Last Thursday, May 12, president-elect Rodrigo Duterte’s economic program was announced in Dav ao City by his transition team led by Carlos Dominguez.
Columnist and sociologist Randy S. David surmised that the announcement was done “as a way of reassuring investors and calming the stock markets.” The business community is usually given a glimpse of the incoming president’s policies and priorities before his inauguration, he added.
Mr.Dominguez, a former Secretary of Agriculture during President Cory Aquino’s administration, summarized Duterte’s 8-point economic agenda in a televised briefing from Davao City as follows:
• Continue and maintain current economic policy, complemented by reforms in the bureaucracy of tax collection agencies;
• Accelerate infrastructure spending to account for 5% of gross domestic product, with public-private partnership projects playing a key role;
• Raise competitiveness by relaxing the economic provisions of the Constitution to attract foreign direct investments and following the model used to boost business in Davao City;
• Pursue agricultural productivity as part of rural development;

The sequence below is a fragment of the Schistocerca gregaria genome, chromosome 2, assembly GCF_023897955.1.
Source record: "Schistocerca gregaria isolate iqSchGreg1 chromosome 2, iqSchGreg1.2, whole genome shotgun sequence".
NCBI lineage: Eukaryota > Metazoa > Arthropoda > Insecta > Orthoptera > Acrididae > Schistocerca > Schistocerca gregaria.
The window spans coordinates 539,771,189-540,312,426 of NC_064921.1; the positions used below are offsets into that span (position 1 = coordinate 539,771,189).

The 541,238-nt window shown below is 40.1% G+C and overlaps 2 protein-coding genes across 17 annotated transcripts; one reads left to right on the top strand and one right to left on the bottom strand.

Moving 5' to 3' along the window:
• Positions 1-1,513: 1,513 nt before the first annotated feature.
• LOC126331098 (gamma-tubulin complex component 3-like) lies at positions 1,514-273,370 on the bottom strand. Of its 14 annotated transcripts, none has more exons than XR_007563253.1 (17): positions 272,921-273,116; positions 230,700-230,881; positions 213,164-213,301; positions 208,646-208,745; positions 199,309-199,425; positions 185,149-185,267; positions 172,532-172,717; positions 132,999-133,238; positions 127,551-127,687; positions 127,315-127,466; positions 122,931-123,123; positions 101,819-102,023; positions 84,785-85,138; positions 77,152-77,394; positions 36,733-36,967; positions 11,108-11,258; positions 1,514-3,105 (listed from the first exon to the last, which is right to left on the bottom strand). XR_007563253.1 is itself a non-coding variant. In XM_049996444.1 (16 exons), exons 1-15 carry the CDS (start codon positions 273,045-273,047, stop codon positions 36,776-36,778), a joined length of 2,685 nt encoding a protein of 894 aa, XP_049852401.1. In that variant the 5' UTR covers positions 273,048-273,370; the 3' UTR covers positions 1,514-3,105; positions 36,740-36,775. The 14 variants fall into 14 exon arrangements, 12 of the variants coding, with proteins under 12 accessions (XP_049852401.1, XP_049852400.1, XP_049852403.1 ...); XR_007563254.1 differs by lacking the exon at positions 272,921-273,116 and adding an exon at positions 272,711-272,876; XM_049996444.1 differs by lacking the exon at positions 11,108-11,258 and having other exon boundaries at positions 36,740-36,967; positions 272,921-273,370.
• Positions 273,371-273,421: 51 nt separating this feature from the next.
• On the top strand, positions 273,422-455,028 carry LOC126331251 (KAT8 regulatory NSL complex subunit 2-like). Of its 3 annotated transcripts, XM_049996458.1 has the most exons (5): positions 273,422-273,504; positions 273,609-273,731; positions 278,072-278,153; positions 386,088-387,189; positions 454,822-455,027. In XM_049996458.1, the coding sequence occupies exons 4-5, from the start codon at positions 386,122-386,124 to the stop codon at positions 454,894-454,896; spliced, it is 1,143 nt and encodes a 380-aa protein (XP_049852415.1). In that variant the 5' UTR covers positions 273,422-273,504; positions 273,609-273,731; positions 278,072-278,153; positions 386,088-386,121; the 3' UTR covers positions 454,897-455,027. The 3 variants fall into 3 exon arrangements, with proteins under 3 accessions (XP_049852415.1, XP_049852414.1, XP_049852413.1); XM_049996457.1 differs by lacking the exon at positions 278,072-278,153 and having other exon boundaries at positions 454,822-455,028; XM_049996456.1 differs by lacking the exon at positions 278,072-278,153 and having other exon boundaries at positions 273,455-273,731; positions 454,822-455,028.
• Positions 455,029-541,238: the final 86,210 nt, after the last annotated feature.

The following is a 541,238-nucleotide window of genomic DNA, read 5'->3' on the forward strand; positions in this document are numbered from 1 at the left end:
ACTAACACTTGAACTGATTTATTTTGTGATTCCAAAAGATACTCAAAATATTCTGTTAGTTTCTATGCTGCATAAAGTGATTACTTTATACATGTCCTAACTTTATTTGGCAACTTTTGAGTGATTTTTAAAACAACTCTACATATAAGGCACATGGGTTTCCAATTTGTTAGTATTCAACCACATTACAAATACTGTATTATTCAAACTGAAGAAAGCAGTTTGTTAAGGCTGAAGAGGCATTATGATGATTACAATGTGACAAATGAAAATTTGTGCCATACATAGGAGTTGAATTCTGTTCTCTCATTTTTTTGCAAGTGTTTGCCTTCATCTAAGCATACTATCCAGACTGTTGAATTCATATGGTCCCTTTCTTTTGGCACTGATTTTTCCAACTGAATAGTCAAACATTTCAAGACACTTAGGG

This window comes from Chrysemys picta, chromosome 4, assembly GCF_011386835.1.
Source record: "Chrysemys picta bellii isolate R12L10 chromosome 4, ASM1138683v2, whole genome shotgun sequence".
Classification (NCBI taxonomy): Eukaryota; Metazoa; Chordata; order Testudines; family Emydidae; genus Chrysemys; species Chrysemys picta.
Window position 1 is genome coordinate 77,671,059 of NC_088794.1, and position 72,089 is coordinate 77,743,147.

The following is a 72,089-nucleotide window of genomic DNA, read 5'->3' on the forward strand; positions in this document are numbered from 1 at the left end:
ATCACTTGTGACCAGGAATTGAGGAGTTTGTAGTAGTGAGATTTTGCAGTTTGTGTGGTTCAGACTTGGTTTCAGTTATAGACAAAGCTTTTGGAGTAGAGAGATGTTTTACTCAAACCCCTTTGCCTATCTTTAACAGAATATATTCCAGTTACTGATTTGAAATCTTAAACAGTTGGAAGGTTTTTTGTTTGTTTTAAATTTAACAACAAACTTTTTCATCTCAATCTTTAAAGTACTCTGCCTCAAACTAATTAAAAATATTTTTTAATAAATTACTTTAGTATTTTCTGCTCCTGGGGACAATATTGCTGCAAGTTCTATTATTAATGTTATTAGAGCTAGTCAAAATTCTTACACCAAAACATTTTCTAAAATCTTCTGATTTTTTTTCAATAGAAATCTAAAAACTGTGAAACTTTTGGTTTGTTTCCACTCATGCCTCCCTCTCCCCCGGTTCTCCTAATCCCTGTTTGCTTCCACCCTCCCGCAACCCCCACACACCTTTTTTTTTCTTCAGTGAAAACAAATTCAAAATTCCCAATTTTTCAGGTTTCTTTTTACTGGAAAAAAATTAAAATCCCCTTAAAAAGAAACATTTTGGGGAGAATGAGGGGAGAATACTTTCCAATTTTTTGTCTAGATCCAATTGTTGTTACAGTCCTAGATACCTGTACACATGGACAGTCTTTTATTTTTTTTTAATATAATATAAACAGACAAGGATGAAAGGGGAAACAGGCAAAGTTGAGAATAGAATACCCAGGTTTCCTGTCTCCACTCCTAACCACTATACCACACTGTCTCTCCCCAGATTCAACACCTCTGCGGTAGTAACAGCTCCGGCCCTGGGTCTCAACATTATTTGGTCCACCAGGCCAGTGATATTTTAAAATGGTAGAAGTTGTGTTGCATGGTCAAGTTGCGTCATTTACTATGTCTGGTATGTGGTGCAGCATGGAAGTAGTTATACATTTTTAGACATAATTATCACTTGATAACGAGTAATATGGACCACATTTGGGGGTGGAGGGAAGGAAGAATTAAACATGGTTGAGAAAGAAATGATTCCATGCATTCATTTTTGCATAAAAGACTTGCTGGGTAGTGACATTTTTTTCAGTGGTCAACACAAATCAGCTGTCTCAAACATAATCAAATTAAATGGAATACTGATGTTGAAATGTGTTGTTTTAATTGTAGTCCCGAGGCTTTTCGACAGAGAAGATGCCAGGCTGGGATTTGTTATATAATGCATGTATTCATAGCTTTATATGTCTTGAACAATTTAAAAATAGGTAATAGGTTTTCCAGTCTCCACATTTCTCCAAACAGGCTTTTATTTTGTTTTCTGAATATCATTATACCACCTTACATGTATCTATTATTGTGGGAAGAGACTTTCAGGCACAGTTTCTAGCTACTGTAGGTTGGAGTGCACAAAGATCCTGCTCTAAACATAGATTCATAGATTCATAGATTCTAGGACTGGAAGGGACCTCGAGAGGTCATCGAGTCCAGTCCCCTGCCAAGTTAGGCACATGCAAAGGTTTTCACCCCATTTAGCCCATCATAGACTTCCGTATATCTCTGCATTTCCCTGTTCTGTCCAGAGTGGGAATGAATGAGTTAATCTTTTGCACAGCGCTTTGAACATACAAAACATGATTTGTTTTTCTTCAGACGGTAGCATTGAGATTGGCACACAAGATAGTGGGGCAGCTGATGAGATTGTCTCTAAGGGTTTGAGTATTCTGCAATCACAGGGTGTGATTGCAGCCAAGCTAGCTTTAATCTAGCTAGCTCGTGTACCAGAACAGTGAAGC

• Ensure security of land tenure to encourage investments and make projects more bankable by addressing bottlenecks among four land-titling agencies;
• Strengthen the education system by matching what is taught with what is required by businesses with focus on skills in communication, mathematics and logical thinking;
• Improve the country’s tax system to make it progressive by indexing tax to the inflation rate; and
• Expand and improve the implementation of the conditional cash transfer program, which sends children to school and gives mothers healthcare.
Mr. Duterte has yet to fully reveal the composition of his cabinet.
According to Mr. Dominguez, names of candidates are at present being studied and vetted.